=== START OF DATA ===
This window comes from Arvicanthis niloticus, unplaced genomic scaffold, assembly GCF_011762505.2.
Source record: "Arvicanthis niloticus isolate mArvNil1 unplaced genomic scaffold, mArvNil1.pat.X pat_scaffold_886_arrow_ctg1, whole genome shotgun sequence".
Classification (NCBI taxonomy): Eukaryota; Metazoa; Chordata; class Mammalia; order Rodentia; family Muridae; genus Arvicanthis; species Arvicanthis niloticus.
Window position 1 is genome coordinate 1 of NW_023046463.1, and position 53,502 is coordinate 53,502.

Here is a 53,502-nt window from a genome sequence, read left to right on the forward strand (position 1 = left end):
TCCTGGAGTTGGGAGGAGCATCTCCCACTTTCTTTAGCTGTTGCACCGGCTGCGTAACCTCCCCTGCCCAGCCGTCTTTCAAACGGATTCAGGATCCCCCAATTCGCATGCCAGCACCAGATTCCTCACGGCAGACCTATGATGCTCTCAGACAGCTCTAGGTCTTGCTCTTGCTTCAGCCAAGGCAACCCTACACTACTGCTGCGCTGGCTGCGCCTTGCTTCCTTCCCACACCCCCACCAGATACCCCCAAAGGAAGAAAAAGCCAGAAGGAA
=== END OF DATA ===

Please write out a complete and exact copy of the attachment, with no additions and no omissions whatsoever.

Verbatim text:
This window comes from Arvicanthis niloticus, unplaced genomic scaffold, assembly GCF_011762505.2.
Source record: "Arvicanthis niloticus isolate mArvNil1 unplaced genomic scaffold, mArvNil1.pat.X pat_scaffold_886_arrow_ctg1, whole genome shotgun sequence".
Classification (NCBI taxonomy): Eukaryota; Metazoa; Chordata; class Mammalia; order Rodentia; family Muridae; genus Arvicanthis; species Arvicanthis niloticus.
Window position 1 is genome coordinate 1 of NW_023046463.1, and position 53,502 is coordinate 53,502.

Here is a 53,502-nt window from a genome sequence, read left to right on the forward strand (position 1 = left end):
TCCTGGAGTTGGGAGGAGCATCTCCCACTTTCTTTAGCTGTTGCACCGGCTGCGTAACCTCCCCTGCCCAGCCGTCTTTCAAACGGATTCAGGATCCCCCAATTCGCATGCCAGCACCAGATTCCTCACGGCAGACCTATGATGCTCTCAGACAGCTCTAGGTCTTGCTCTTGCTTCAGCCAAGGCAACCCTACACTACTGCTGCGCTGGCTGCGCCTTGCTTCCTTCCCACACCCCCACCAGATACCCCCAAAGGAAGAAAAAGCCAGAAGGAA